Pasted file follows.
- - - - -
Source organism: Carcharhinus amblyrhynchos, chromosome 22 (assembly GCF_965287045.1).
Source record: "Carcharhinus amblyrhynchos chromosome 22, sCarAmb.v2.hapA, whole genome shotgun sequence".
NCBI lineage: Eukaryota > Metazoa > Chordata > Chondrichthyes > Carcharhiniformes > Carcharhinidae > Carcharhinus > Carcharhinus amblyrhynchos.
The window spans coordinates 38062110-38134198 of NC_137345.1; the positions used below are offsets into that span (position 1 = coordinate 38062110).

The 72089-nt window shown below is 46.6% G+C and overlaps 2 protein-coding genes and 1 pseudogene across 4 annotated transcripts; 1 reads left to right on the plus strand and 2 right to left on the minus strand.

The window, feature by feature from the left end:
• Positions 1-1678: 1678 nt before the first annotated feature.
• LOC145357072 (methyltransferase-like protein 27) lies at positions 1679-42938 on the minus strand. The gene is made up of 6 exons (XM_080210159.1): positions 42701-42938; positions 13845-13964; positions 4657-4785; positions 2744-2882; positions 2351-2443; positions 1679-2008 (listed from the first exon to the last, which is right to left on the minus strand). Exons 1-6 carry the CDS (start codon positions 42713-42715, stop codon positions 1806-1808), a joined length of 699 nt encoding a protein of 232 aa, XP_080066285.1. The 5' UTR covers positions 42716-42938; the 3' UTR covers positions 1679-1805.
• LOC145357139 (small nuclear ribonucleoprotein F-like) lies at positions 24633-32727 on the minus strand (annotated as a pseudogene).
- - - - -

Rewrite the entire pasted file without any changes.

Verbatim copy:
Source organism: Carcharhinus amblyrhynchos, chromosome 22 (assembly GCF_965287045.1).
Source record: "Carcharhinus amblyrhynchos chromosome 22, sCarAmb.v2.hapA, whole genome shotgun sequence".
NCBI lineage: Eukaryota > Metazoa > Chordata > Chondrichthyes > Carcharhiniformes > Carcharhinidae > Carcharhinus > Carcharhinus amblyrhynchos.
The window spans coordinates 38062110-38134198 of NC_137345.1; the positions used below are offsets into that span (position 1 = coordinate 38062110).

The 72089-nt window shown below is 46.6% G+C and overlaps 2 protein-coding genes and 1 pseudogene across 4 annotated transcripts; 1 reads left to right on the plus strand and 2 right to left on the minus strand.

The window, feature by feature from the left end:
• Positions 1-1678: 1678 nt before the first annotated feature.
• LOC145357072 (methyltransferase-like protein 27) lies at positions 1679-42938 on the minus strand. The gene is made up of 6 exons (XM_080210159.1): positions 42701-42938; positions 13845-13964; positions 4657-4785; positions 2744-2882; positions 2351-2443; positions 1679-2008 (listed from the first exon to the last, which is right to left on the minus strand). Exons 1-6 carry the CDS (start codon positions 42713-42715, stop codon positions 1806-1808), a joined length of 699 nt encoding a protein of 232 aa, XP_080066285.1. The 5' UTR covers positions 42716-42938; the 3' UTR covers positions 1679-1805.
• LOC145357139 (small nuclear ribonucleoprotein F-like) lies at positions 24633-32727 on the minus strand (annotated as a pseudogene).